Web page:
The Kiss, Gustav Klimt, 1908
Design for the Second Villa Wagner, Otto Wagner, 1905
Cottage garden with sunflowers, Gustav Klimt, 1906
Observe the shifting attitudes to art, design and urbanism at the turn of the 20th century
Explore the transformation of Vienna into a metropolis of international standing
Experience both the classics of early modern Vienna and some hidden gems like Wittgenstein’s house
“Remarkable detailed knowledge of all aspects, clearly communicated in such a way as encouraged us to think all round the subject”
- ACE customer on a previous tour with Alex Koller
As the 20th century commenced, Vienna witnessed an intense outburst of creative and intellectual endeavour, with extraordinary innovations in art, architecture, literature, music and science. Our tour explores this rapid transformation, first by taking a look at Vienna as it was before these momentous changes were to occur. It establishes the orthodoxies of 19th-century styles in order to throw into relief the innovations that were brought in by a new generation in the last decade of the century. Classics like Otto Wagner’s Postsparkasse and Steinhof Church and Klimt’s major works at the Belvedere will be visited as well as less frequented places like Wagner’s Villa in Hütteldorf on the edge of the Vienna Woods.
In the 17th century Vienna was one of Europe’s most formidable fortresses and held out against the Ottoman Turks in 1683. In the decades that followed it became an imperial city that celebrated the aspirations of the Austrian Habsburgs after the loss of the Spanish lands. In the middle of the 19th century this heavily fortified city, with its suburbs and growing ring of palaces and gardens was turned into a modern city by the demolition of the city walls. This ‘opening up’ of Vienna not only created the famous ensemble of public buildings along the ‘Ringstraße’ on the site of the former fortifications, it also led to unprecedented growth in the number of residents.
From all corners of the Habsburg Empire, in particular from nearby Bohemia and Moravia, people flocked to Vienna, from 1867 the capital of the dual Austro-Hungarian monarchy. The city responded with unparalleled public projects like water works and public transport, which created a feverish atmosphere of competition and innovation that was soon to express itself in art, architecture, literature, music and science.
In 1897 the leading names of the Vienna Art Nouveau broke away from the Society of Vienna Artists (Künstlerhaus) to establish the ‘Secession’, modelled on the eponymous association in Munich. Not only did the Secession open Vienna to artistic trends from all over Europe, it also gave rise to the foundation of the Wiener Werkstätte, an association of architects, artists, designers and artisans, which created a new formal vocabulary in a variety of genres. From posters to monumental architecture, the signature of the Vienna Secession also became symbolic of a silver age of literature, music and science, not least psychoanalysis.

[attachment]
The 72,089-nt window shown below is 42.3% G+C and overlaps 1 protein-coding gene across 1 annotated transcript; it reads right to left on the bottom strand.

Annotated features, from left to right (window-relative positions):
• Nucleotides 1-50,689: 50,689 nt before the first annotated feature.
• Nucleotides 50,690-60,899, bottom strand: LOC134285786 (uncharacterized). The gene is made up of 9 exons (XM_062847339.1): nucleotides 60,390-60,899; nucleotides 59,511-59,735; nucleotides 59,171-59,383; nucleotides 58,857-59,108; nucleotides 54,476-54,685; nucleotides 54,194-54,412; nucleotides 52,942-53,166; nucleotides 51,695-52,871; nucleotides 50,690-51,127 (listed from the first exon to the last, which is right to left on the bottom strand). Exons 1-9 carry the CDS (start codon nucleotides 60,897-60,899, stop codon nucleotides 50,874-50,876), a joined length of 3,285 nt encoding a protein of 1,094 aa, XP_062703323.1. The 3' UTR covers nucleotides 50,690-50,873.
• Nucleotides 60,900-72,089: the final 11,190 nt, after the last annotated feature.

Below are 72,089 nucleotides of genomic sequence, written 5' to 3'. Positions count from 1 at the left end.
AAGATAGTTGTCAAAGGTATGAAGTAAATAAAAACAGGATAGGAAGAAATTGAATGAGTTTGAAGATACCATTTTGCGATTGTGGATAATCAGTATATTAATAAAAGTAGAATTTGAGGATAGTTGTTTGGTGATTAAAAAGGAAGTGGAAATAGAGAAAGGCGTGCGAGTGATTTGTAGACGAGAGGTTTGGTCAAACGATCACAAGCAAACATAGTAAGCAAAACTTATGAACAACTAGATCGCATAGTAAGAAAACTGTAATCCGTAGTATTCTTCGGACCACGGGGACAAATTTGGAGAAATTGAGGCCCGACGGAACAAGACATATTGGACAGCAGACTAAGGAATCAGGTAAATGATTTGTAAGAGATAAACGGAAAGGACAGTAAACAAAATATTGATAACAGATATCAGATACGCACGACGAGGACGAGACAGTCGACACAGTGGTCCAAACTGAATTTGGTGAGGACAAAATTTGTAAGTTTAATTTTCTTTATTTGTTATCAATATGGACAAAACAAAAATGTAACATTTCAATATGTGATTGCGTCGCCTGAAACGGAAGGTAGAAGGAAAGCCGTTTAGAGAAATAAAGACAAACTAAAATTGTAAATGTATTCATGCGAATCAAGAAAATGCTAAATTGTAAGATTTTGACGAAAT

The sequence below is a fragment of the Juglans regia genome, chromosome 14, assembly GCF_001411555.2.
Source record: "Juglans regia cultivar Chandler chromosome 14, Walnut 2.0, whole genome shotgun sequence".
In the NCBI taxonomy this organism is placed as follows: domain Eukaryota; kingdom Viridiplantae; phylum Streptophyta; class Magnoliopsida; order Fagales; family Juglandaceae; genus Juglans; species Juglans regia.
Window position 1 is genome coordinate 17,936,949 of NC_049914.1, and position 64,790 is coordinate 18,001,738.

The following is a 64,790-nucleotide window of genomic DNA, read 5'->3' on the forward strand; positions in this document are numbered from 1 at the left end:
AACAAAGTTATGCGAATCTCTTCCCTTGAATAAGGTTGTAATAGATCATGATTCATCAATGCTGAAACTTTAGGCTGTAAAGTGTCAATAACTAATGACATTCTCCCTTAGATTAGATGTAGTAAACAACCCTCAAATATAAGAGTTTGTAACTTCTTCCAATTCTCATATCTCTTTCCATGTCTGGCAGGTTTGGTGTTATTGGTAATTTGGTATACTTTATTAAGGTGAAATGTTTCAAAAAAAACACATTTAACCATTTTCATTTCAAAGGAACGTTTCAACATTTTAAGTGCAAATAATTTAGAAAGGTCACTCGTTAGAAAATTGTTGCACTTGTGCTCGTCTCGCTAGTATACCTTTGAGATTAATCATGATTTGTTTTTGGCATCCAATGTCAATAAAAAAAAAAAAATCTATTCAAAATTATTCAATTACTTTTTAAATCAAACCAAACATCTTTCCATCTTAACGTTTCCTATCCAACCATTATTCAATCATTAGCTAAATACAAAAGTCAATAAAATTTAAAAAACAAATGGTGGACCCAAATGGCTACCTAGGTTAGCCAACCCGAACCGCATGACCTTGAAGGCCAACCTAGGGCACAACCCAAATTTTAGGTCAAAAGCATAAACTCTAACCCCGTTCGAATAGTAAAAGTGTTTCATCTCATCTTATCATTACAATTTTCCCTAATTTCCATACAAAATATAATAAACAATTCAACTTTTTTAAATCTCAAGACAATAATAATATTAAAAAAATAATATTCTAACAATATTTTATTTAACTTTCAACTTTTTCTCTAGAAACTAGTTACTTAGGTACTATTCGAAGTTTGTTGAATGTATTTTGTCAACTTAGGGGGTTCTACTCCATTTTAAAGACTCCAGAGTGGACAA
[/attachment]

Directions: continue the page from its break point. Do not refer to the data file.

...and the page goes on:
We will further witness that the development of Vienna did not end with Sarajevo 1914 – the relics of which we shall see at the Arsenal – or with the death of this first generation of modern artists and architects. More radical approaches, associated with names like Hoffmann and Loos, had begun well before the First World War and continued beyond it.
This will be particularly visible in the revolutionary housing project at the Werkbundsiedlung or in Ludwig Wittgenstein’s house in Vienna 3. More than that, it saw its continuation after 1918 in the monumental social housing projects of ‘Red Vienna’, of which we will explore some of the most significant examples at Schmelz and Karl-Marx-Hof.
We will stay at the four-star Hotel Johann Strauss, a comfortable and traditionally decorated hotel housed in a grand Art Nouveau building in Vienna.
This tour will be led by Alex Koller, PhD. Alex is an expert in art history and architecture. Born in Vienna, Alex has lived and studied in Vienna, Salzburg and Cambridge, gaining his PhD in the history of art from Magdalene College, Cambridge. Alex is an accomplished linguist and has travelled extensively throughout Europe and the Far East.
Tour Director Alex Koller writes:
“It is always a particular pleasure for me to show tour participants around my home city. Local patriotism aside, Vienna has a great deal to offer, too much to grasp in a few days, but it is certainly extremely rewarding to concentrate on the city’s development and achievements at the turn of the 20th century. There is a mixture of known classics and a number of lesser-known surprises that will make for a very full picture.”
Included: return airfare, accommodation based on sharing a twin or double bedded room, five breakfasts, coffee & cake on arrival at the hotel on day 1, one light lunch, four dinners with wine, water & coffee, excursions & admissions, gratuities & all taxes.
Not Included: travel insurance, double room for single use supplement £295.